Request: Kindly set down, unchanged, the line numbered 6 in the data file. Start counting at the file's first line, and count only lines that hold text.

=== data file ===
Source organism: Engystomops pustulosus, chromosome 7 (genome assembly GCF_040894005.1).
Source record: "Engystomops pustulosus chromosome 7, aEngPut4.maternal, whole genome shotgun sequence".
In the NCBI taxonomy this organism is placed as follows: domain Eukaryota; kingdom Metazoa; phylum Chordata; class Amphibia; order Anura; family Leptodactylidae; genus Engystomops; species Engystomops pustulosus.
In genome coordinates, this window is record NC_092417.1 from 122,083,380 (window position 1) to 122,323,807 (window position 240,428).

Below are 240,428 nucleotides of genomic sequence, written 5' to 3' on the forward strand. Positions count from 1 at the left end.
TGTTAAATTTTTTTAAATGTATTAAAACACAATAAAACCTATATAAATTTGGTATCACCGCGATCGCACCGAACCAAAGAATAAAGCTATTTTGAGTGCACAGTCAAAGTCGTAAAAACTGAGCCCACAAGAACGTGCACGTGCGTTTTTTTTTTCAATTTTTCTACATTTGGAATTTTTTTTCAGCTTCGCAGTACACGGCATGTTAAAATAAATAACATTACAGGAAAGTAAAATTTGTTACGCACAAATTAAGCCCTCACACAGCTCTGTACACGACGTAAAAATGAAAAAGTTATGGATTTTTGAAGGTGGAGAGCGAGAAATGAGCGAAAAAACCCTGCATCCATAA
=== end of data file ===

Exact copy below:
TGTTAAATTTTTTTAAATGTATTAAAACACAATAAAACCTATATAAATTTGGTATCACCGCGATCGCACCGAACCAAAGAATAAAGCTATTTTGAGTGCACAGTCAAAGTCGTAAAAACTGAGCCCACAAGAACGTGCACGTGCGTTTTTTTTTTCAATTTTTCTACATTTGGAATTTTTTTTCAGCTTCGCAGTACACGGCATGTTAAAATAAATAACATTACAGGAAAGTAAAATTTGTTACGCACAAATTAAGCCCTCACACAGCTCTGTACACGACGTAAAAATGAAAAAGTTATGGATTTTTGAAGGTGGAGAGCGAGAAATGAGCGAAAAAACCCTGCATCCATAA